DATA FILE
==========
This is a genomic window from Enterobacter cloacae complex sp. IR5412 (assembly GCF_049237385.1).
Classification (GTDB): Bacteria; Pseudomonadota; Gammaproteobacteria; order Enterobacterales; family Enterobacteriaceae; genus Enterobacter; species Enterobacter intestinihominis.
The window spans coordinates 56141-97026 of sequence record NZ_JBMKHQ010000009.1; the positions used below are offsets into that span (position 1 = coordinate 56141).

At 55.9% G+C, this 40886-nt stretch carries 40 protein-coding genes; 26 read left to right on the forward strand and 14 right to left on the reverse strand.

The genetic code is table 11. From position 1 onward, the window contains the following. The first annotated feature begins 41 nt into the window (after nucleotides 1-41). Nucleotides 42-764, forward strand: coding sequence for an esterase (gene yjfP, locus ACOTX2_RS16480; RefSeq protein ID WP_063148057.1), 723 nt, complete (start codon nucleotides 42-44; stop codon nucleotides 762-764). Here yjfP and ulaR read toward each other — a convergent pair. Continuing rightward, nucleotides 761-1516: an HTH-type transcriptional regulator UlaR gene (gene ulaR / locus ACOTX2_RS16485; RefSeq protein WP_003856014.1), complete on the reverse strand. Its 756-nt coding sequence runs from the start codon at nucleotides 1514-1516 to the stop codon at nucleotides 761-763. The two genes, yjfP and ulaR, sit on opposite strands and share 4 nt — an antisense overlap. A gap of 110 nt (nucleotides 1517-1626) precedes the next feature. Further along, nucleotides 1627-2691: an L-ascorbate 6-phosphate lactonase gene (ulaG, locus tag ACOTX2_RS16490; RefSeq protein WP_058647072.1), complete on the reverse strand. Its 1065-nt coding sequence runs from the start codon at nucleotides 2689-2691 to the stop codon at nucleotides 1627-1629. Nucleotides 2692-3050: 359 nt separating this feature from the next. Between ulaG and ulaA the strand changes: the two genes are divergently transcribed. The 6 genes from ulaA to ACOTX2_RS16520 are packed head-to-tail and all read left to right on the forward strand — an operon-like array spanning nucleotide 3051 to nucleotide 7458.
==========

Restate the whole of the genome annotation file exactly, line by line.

This is a genomic window from Enterobacter cloacae complex sp. IR5412 (assembly GCF_049237385.1).
Classification (GTDB): Bacteria; Pseudomonadota; Gammaproteobacteria; order Enterobacterales; family Enterobacteriaceae; genus Enterobacter; species Enterobacter intestinihominis.
The window spans coordinates 56141-97026 of sequence record NZ_JBMKHQ010000009.1; the positions used below are offsets into that span (position 1 = coordinate 56141).

At 55.9% G+C, this 40886-nt stretch carries 40 protein-coding genes; 26 read left to right on the forward strand and 14 right to left on the reverse strand.

The genetic code is table 11. From position 1 onward, the window contains the following. The first annotated feature begins 41 nt into the window (after nucleotides 1-41). Nucleotides 42-764, forward strand: coding sequence for an esterase (gene yjfP, locus ACOTX2_RS16480; RefSeq protein ID WP_063148057.1), 723 nt, complete (start codon nucleotides 42-44; stop codon nucleotides 762-764). Here yjfP and ulaR read toward each other — a convergent pair. Continuing rightward, nucleotides 761-1516: an HTH-type transcriptional regulator UlaR gene (gene ulaR / locus ACOTX2_RS16485; RefSeq protein WP_003856014.1), complete on the reverse strand. Its 756-nt coding sequence runs from the start codon at nucleotides 1514-1516 to the stop codon at nucleotides 761-763. The two genes, yjfP and ulaR, sit on opposite strands and share 4 nt — an antisense overlap. A gap of 110 nt (nucleotides 1517-1626) precedes the next feature. Further along, nucleotides 1627-2691: an L-ascorbate 6-phosphate lactonase gene (ulaG, locus tag ACOTX2_RS16490; RefSeq protein WP_058647072.1), complete on the reverse strand. Its 1065-nt coding sequence runs from the start codon at nucleotides 2689-2691 to the stop codon at nucleotides 1627-1629. Nucleotides 2692-3050: 359 nt separating this feature from the next. Between ulaG and ulaA the strand changes: the two genes are divergently transcribed. The 6 genes from ulaA to ACOTX2_RS16520 are packed head-to-tail and all read left to right on the forward strand — an operon-like array spanning nucleotide 3051 to nucleotide 7458.